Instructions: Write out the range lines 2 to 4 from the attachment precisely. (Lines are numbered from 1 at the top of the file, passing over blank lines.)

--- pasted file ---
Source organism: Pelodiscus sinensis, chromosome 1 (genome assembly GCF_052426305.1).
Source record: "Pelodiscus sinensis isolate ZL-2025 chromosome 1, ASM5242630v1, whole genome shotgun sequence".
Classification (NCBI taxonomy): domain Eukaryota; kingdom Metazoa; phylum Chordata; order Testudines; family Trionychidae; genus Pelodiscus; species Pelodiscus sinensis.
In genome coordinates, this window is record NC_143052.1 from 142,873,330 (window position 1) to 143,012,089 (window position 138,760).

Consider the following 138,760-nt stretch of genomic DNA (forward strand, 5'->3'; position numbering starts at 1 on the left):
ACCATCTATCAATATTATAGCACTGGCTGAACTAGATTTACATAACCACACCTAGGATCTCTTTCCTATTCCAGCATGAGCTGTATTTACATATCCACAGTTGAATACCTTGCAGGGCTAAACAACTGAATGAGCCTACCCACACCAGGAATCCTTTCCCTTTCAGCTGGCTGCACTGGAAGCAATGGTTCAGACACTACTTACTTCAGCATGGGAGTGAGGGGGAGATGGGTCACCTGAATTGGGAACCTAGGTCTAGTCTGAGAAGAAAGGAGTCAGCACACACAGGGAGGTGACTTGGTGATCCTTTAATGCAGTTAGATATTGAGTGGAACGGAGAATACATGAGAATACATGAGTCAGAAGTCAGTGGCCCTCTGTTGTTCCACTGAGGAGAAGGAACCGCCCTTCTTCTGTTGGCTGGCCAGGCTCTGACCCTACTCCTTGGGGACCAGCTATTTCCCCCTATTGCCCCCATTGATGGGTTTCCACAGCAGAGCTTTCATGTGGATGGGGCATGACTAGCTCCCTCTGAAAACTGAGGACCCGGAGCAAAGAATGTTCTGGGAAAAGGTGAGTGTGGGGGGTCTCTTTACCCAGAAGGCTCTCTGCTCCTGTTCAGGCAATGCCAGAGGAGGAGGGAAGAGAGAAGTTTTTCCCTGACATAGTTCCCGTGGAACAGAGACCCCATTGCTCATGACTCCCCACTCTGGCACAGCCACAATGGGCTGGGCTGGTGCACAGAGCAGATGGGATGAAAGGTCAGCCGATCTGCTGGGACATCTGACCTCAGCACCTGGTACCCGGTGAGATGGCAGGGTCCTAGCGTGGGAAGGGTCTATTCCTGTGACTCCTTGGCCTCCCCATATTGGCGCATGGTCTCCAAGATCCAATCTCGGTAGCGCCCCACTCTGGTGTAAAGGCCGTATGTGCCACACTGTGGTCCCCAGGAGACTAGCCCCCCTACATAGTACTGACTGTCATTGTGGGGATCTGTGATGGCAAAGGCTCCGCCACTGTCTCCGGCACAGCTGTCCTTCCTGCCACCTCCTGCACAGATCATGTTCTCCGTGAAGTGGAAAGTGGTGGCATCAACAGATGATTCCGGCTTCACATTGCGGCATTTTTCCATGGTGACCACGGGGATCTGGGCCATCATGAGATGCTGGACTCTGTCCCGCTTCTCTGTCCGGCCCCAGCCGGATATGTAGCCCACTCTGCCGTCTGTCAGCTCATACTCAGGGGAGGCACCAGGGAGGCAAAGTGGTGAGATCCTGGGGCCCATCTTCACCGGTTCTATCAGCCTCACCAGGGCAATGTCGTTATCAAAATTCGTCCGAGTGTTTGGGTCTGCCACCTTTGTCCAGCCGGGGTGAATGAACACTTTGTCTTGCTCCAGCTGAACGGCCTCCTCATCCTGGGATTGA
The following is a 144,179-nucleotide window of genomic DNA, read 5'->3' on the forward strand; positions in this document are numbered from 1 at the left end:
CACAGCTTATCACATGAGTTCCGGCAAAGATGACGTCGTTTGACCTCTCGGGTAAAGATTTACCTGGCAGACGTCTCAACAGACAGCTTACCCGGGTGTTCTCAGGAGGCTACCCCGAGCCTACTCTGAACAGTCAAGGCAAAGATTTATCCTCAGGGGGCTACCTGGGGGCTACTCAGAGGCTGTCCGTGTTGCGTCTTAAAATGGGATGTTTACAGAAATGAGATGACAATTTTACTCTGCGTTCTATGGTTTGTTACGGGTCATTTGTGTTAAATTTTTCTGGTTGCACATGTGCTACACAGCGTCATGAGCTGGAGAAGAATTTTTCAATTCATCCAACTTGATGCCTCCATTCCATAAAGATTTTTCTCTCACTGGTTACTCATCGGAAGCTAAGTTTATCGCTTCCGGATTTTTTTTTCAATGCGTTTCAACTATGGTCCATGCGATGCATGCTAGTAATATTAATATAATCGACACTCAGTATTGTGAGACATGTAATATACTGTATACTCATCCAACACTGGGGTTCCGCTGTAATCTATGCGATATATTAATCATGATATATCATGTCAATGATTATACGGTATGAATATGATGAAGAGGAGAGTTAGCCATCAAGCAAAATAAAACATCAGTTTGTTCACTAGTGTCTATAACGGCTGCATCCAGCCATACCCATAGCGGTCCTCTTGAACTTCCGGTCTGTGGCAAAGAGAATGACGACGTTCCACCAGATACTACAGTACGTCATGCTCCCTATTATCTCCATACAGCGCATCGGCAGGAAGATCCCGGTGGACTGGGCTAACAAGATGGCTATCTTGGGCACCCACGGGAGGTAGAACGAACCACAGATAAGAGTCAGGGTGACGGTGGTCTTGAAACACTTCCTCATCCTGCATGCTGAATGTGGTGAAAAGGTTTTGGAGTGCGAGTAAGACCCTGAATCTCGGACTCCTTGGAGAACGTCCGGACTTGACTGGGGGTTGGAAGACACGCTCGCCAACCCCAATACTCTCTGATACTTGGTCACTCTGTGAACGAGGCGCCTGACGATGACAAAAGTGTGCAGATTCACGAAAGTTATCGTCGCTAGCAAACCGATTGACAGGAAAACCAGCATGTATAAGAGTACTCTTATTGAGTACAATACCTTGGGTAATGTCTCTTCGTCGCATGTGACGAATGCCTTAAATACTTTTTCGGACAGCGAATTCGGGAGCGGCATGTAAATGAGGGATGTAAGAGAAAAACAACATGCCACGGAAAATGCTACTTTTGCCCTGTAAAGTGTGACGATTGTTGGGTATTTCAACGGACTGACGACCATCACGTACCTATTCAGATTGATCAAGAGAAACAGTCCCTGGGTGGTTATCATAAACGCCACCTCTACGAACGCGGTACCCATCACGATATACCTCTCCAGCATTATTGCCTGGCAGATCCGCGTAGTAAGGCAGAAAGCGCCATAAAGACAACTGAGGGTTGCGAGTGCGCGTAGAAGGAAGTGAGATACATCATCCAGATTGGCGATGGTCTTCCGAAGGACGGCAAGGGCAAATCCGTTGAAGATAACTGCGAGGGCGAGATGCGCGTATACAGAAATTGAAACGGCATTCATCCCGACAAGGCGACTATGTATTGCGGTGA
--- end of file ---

Source record: "Pelodiscus sinensis isolate ZL-2025 chromosome 1, ASM5242630v1, whole genome shotgun sequence".
Classification (NCBI taxonomy): domain Eukaryota; kingdom Metazoa; phylum Chordata; order Testudines; family Trionychidae; genus Pelodiscus; species Pelodiscus sinensis.
In genome coordinates, this window is record NC_143052.1 from 142,873,330 (window position 1) to 143,012,089 (window position 138,760).